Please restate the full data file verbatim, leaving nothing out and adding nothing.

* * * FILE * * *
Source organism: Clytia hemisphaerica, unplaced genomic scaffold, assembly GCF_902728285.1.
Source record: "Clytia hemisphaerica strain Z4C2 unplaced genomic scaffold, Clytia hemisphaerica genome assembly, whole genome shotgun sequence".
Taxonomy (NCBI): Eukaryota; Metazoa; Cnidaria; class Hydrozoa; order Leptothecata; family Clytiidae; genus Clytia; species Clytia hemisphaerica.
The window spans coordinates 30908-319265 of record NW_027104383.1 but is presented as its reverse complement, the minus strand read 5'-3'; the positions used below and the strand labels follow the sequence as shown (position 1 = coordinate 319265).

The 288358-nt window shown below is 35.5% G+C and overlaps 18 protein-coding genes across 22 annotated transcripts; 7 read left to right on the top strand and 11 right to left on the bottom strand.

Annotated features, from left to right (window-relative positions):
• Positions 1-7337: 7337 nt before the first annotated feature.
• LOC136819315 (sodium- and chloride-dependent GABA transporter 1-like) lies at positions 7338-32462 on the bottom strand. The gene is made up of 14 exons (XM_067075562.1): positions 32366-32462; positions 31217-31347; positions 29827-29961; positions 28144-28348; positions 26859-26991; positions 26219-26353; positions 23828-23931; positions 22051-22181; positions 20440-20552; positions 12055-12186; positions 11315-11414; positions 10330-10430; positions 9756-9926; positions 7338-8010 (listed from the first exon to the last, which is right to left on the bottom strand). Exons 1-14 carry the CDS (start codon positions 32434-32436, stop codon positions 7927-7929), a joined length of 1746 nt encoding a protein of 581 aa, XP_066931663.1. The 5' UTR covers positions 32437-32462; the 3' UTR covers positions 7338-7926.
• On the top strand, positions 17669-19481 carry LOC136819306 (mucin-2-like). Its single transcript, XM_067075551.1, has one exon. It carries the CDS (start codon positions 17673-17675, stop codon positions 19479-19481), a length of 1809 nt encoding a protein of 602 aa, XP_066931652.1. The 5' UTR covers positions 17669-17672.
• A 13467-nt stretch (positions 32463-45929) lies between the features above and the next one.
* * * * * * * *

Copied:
Source organism: Clytia hemisphaerica, unplaced genomic scaffold, assembly GCF_902728285.1.
Source record: "Clytia hemisphaerica strain Z4C2 unplaced genomic scaffold, Clytia hemisphaerica genome assembly, whole genome shotgun sequence".
Taxonomy (NCBI): Eukaryota; Metazoa; Cnidaria; class Hydrozoa; order Leptothecata; family Clytiidae; genus Clytia; species Clytia hemisphaerica.
The window spans coordinates 30908-319265 of record NW_027104383.1 but is presented as its reverse complement, the minus strand read 5'-3'; the positions used below and the strand labels follow the sequence as shown (position 1 = coordinate 319265).

The 288358-nt window shown below is 35.5% G+C and overlaps 18 protein-coding genes across 22 annotated transcripts; 7 read left to right on the top strand and 11 right to left on the bottom strand.

Annotated features, from left to right (window-relative positions):
• Positions 1-7337: 7337 nt before the first annotated feature.
• LOC136819315 (sodium- and chloride-dependent GABA transporter 1-like) lies at positions 7338-32462 on the bottom strand. The gene is made up of 14 exons (XM_067075562.1): positions 32366-32462; positions 31217-31347; positions 29827-29961; positions 28144-28348; positions 26859-26991; positions 26219-26353; positions 23828-23931; positions 22051-22181; positions 20440-20552; positions 12055-12186; positions 11315-11414; positions 10330-10430; positions 9756-9926; positions 7338-8010 (listed from the first exon to the last, which is right to left on the bottom strand). Exons 1-14 carry the CDS (start codon positions 32434-32436, stop codon positions 7927-7929), a joined length of 1746 nt encoding a protein of 581 aa, XP_066931663.1. The 5' UTR covers positions 32437-32462; the 3' UTR covers positions 7338-7926.
• On the top strand, positions 17669-19481 carry LOC136819306 (mucin-2-like). Its single transcript, XM_067075551.1, has one exon. It carries the CDS (start codon positions 17673-17675, stop codon positions 19479-19481), a length of 1809 nt encoding a protein of 602 aa, XP_066931652.1. The 5' UTR covers positions 17669-17672.
• A 13467-nt stretch (positions 32463-45929) lies between the features above and the next one.